This week, world leaders are meeting in Egypt for COP27, the global climate summit. Joining them will be Ugandan youth activists who have decided to make their voices heard. Hilda Flavia Nakabuye and Patience Nabukalu, two young, outspoken women from Friday’s for Future, a global, youth-led climate action group, have travelled to Egypt with an important message: listen to young people from Uganda and across Africa.
In recent years, Uganda has faced serious extreme weather events, which have taken a serious toll on lives and livelihoods. The region has already warmed by 1.3 degrees Celsius, and both droughts and heavy rainfall are expected to become more intense as a result of climate change. Flooding and landslides are common occurrences in Uganda and have had devastating impacts, such as a landslide in September 2022 that killed at least fifteen people.
According to the United Nations Childrens’ Fund (UNICEF), about 570 million children globally are currently highly exposed to flooding, and this is likely to worsen because of climate change.
It was the prospect of more extreme climate impacts that led young people in Uganda to form a chapter of Fridays for Future in their country. One of them was a 13-year-old sixth grader from Uganda’s capital Kampala, who has experienced floods first-hand: “I am worried about floods, I have seen a few near my home … it killed some people,” she said. She joined Fridays for Future because she believes “something can be done.”
Young people from across Uganda have shared their fears about the climate crisis and their anger about broken promises of governments with Fridays for Future Uganda. They are calling on world leaders to “turn COP27 into a COP of bold actions and the beginning of honoring climate pledges and building quality commitment to global climate pacts.”
Such activism in Uganda comes at considerable risk. In October, nine university students were arrested in Kampala for protesting the construction of a new oil pipeline in Uganda and neighboring Tanzania. They were held for six days and charged with “common nuisance.”
But this has not deterred the young activists attending the climate summit, who are calling upon governments at COP27 urgently to curb emissions globally, stop new fossil fuel projects, and assist affected countries in the global South.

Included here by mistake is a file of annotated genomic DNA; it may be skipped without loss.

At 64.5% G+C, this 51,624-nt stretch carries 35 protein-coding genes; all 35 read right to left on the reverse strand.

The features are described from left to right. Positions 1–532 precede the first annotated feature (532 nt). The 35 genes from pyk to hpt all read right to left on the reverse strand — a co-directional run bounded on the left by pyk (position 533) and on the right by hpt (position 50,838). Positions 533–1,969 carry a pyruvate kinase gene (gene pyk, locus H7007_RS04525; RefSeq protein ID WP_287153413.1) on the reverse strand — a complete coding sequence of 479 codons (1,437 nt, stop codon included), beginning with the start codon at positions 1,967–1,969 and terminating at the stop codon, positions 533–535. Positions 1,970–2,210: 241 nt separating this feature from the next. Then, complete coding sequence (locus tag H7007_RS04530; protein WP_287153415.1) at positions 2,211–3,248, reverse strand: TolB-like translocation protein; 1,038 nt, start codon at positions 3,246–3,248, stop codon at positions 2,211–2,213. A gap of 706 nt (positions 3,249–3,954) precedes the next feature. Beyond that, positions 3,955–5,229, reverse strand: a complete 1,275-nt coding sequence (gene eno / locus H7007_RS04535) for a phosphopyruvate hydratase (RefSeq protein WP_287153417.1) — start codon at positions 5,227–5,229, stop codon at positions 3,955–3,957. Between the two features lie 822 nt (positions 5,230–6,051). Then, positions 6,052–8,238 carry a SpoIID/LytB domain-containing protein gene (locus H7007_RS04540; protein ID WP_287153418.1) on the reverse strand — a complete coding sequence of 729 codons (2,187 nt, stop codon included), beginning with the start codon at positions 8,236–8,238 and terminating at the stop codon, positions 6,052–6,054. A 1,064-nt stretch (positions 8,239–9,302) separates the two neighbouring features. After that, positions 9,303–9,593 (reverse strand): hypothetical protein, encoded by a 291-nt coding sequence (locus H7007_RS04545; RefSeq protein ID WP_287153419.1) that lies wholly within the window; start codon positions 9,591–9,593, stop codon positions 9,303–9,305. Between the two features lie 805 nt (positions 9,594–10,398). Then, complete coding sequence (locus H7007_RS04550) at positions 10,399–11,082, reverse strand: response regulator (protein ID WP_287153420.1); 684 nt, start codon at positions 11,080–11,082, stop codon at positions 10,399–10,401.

When heads of state meet in Sharm El-Sheikh, they should consider what climate change means for the future of young people in Uganda – and they should listen to what they have to say.
Juliane Kippenberg is an associate director in the Children's Rights Division of Human Rights Watch. She began working at Human Rights Watch in 1999. She has carried out human rights research and advocacy on a wide range of issues, including sexual violence in armed conflict, the right to education, environmental health, child labor, and the responsibility of companies regarding their global supply chains.
She has undertaken extensive research and advocacy on sexual violence in the armed conflict in the Democratic Republic of Congo (DRC). Since 2011, Kippenberg has conducted investigations on child labor, children’s environmental health, and other abuses in mining and mineral supply chains, including in Ghana, Mali, Tanzania, Zambia, and the Philippines, and advocated for more robust rights protections in mining and in global supply chains. From 1999 to 2005,
Kippenberg led a project for the protection and capacity building of nongovernmental organizations in Rwanda, Burundi, Uganda, and the DRC. Prior to joining Human Rights Watch, she worked as campaigner at the International Secretariat of Amnesty International. She holds a master's degree in understanding and securing human rights from the University of London, and graduate degrees in African history and French from the University of Hamburg, Germany.